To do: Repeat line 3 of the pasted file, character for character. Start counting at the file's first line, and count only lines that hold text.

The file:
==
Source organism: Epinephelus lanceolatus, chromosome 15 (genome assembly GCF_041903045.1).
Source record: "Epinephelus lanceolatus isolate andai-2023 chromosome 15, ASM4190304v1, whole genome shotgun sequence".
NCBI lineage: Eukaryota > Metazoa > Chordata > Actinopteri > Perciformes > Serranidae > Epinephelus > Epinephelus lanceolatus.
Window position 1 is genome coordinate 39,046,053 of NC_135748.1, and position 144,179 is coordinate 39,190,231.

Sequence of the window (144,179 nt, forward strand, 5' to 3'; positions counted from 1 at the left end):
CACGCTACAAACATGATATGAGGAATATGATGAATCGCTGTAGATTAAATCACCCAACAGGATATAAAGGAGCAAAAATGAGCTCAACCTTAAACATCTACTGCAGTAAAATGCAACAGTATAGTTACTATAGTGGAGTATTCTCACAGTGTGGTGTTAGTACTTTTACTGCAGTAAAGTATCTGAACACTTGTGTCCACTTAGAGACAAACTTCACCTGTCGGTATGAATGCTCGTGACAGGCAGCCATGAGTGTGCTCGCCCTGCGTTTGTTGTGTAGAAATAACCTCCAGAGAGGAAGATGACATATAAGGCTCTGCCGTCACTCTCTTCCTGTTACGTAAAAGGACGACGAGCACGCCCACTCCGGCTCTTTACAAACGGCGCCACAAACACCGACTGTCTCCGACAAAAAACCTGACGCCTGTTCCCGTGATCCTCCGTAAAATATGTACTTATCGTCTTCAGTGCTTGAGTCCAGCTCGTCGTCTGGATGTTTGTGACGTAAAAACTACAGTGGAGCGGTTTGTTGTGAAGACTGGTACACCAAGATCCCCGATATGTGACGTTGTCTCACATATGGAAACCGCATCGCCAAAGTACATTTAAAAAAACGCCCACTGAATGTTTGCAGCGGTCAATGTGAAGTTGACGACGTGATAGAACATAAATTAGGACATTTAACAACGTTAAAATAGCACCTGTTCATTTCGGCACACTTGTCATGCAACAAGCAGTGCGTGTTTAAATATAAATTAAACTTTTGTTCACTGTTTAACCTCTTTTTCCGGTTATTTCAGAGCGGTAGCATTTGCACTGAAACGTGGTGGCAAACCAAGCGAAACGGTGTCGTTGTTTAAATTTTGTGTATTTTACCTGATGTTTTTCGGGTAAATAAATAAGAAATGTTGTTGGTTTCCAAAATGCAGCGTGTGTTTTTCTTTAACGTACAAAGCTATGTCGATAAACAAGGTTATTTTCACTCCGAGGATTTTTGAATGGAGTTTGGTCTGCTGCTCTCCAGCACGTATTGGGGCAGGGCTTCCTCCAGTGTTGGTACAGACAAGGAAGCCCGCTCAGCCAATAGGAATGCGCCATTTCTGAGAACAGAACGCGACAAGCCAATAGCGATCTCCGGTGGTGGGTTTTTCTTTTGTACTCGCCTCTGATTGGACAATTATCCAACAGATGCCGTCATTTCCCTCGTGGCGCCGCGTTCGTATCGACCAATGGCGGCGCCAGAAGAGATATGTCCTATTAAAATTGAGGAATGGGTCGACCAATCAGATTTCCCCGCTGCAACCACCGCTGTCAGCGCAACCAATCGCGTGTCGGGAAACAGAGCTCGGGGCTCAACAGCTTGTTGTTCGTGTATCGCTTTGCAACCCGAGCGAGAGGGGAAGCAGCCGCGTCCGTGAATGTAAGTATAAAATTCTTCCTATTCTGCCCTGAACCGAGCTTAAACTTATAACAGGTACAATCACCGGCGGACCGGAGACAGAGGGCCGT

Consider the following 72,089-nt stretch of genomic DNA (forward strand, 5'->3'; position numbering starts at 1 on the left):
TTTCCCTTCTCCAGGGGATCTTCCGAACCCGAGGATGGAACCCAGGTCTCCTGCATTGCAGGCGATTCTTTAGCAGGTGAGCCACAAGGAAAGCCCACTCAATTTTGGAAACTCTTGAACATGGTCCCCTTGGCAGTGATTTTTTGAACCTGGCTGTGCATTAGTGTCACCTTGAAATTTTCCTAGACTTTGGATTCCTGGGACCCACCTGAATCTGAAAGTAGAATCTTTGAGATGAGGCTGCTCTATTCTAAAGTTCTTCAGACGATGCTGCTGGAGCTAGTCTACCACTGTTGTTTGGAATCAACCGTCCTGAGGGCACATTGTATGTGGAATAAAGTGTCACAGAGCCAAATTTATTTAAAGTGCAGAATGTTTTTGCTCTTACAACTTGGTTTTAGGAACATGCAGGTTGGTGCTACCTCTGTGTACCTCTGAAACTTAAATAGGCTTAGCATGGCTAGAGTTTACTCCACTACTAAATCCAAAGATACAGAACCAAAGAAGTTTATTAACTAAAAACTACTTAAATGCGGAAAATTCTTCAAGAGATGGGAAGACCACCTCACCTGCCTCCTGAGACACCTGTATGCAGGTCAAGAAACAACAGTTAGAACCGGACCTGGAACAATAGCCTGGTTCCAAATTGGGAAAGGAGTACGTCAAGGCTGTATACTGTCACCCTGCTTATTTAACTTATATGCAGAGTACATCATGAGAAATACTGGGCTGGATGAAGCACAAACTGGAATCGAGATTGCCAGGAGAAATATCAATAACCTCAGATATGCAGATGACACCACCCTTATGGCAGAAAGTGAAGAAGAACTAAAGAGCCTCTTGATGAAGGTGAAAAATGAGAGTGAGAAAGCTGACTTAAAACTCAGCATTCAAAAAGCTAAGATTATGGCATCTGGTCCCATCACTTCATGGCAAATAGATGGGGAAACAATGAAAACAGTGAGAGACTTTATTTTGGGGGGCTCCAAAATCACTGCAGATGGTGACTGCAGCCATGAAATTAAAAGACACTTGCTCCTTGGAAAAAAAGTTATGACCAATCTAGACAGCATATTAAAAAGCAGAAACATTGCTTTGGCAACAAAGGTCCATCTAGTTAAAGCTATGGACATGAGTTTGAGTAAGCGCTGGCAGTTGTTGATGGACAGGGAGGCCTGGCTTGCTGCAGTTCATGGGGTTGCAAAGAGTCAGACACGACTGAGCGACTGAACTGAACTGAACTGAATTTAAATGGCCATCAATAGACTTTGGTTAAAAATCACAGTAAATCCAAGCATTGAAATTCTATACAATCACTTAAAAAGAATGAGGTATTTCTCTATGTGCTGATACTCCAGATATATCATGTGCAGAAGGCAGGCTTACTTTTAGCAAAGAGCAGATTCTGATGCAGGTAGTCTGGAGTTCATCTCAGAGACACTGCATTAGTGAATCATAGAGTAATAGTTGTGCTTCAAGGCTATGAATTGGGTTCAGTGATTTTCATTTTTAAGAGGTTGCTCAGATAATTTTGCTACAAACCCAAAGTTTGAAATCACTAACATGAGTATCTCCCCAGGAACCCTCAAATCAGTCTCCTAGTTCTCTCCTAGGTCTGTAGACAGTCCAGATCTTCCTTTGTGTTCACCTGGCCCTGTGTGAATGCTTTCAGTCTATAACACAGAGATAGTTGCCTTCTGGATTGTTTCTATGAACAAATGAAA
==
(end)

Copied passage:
NCBI lineage: Eukaryota > Metazoa > Chordata > Actinopteri > Perciformes > Serranidae > Epinephelus > Epinephelus lanceolatus.